Reveling in Death

The folks behind Tucson's CRIZMAC are also behind this delightful Día de los Muertos primer

Día de los Muertos, or Day of the Dead, is one of the most meaningful holidays in Mexican culture. It's a time during which celebrants gather in homes, cemeteries, churches, town squares and city streets to honor, pray for and commune with the spirits of departed friends and loved ones. It's believed that on these days, the deceased take time out from their otherworldly adventures to return briefly to the terrestrial sphere.

Day of the Dead is also a very festive occasion. Marked by feasting, drinking and revelry often raucous enough to raise the dead, it is not just a time of remembrance, but also a celebration—in all of its sensory splendor—of the joys of being alive.

In a beautifully illustrated book, Day of the Dead, Tucsonans Kitty Williams and Stevie Mack treat readers to a short but comprehensive survey of this evocative tradition. Combining vibrant photography with observations gleaned from their experiences in Mexico, Williams and Mack—the guiding spirits behind CRIZMAC, a local business committed to broadening cultural understanding—are able to convey a real sense of the feeling and flavor of Day of the Dead.

While Day of the Dead is essentially a Hispanic celebration, festivals honoring the departed are quite common across time and cultures, often in association with the fall harvest season. The authors write that Mexico's observance is primarily a fusion of European folk traditions, the Catholic feasts of All Saints' Day and All Souls' Day, and indigenous Meso-American beliefs and customs dating back to long before the Spanish conquest.

Skulls and skeletons, quite naturally, play a major role in Day of the Dead activities, and these age-old symbols of death are examined at length in this book. Writing that skeletons and skulls were a recurring motif in early Meso-American art and architecture, especially in connection with rites of human sacrifice, Williams and Mack note that, as part of Day of the Dead iconography, these often fancifully embellished images are not meant to be gruesome, but rather reflect a humorous and unflinching cultural attitude toward mankind's biggest bugaboo.

"Mexicans," they write, "would rather joke about death than fear it. Those leering skulls and the skeletons with their clattering bones are simply expressions of the Mexican sense of humor and an honest appraisal of human mortality."

In one of the book's most-interesting chapters, the authors focus on the life and work of José Guadalupe Posada, a 19th-century Mexican political cartoonist, whose signature creation, Catrina, has become Day of the Dead's most-recognized symbol. Originally designed to parody the attitudes of Mexico's upper classes during the dictatorship of Porfirio Díaz, this garishly attired female skeleton is a familiar image throughout Mexico and is especially visible during Day of the Dead celebrations.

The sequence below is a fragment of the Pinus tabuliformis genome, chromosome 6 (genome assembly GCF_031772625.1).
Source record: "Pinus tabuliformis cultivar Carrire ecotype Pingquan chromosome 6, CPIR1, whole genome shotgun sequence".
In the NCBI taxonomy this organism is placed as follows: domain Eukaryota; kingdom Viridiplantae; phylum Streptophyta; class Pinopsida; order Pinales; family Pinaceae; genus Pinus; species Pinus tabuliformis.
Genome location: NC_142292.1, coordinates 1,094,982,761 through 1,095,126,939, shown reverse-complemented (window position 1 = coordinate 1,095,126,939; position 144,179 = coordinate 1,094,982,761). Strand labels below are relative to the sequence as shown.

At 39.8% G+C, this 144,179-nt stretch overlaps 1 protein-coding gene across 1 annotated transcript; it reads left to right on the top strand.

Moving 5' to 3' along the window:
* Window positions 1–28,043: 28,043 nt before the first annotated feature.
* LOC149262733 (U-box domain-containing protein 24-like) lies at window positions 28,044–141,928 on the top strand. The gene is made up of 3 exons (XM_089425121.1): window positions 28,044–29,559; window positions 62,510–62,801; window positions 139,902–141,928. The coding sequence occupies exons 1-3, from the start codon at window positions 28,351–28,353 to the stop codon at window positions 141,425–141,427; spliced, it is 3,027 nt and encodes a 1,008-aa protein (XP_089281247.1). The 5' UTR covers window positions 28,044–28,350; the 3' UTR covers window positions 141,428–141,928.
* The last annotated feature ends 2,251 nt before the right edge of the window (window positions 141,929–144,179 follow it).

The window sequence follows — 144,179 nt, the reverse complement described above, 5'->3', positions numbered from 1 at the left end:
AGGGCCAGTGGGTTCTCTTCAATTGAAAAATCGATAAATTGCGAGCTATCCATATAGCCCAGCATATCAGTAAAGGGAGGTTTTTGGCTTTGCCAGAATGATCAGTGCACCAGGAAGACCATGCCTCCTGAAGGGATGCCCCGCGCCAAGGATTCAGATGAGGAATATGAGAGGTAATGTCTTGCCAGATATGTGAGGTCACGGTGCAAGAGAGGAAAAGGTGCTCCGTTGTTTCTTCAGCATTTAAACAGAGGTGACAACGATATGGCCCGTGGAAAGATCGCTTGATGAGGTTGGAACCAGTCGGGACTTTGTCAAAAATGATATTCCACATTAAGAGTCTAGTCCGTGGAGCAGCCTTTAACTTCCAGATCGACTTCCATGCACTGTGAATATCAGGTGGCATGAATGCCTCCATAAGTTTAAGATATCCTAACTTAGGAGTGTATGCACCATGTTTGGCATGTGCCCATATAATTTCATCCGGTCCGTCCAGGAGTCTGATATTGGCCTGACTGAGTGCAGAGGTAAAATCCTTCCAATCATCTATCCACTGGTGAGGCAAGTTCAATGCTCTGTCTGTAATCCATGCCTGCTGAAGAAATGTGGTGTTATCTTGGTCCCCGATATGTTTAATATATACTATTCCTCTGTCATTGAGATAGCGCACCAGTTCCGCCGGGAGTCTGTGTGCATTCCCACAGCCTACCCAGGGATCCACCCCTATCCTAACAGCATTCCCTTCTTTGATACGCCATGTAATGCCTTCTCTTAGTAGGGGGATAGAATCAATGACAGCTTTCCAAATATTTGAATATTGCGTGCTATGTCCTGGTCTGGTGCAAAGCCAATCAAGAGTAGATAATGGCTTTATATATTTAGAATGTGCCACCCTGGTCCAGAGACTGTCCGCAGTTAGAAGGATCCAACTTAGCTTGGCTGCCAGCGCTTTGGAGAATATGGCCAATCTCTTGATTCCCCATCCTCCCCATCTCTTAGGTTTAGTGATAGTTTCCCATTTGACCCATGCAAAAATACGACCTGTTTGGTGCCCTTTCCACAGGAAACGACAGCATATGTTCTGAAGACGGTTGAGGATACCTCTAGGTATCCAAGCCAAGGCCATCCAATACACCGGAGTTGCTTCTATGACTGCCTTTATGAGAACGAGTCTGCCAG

Williams and Mack explore other major elements of the tradition, including ofrendas, ornate altars constructed in homes and public spaces that serve as welcome centers for returning spirits; cemetery vigils, the all-night gatherings devoted to conviviality and commemoration; and comparsas, rowdy processions (like Tucson's own All Souls Procession) of costumed revelers who signal the end of Day of the Dead festivities by cavorting through the streets, entertaining the crowds and chasing away straggling souls who may be reluctant to return to their cosmic wanderings.

The book concludes with a section containing recipes for traditional Day of the Dead favorites such as pan de muerto (bread of the dead), mole sauce, dulces de calabaza (candied pumpkin) and café de la olla, a sweet, cinnamon-flavored coffee. This part also has instructions for making and decorating sugar skulls, whimsical creations that are often given like valentines to loved ones, signifying a connection that will survive death.

Brief as it is, the text of this volume is packed with a multitude of interesting details. But it is the photographs, with rich splashes of exuberant color, that draw readers into the heart of the festival. The book shimmers with depictions of lavishly ornamented ofrendas, cemeteries emblazoned with candlelight and flowers, tables heaped high with all manner of edible delights, elaborately masked and painted revelers, and, of course, skulls and skeletons galore.

This book is truly a pleasure to experience and will certainly expand readers' cultural horizons. It may also have a favorable influence on how we view life's most significant inevitability.

"The Day of the Dead is a joyous party," Williams and Mack tell us, "hosted by the living, with the dead as celebrated guests of honor. The festivities invite us all to accept death, mock it, and revel in it. And why not? There's certainly no escaping it."

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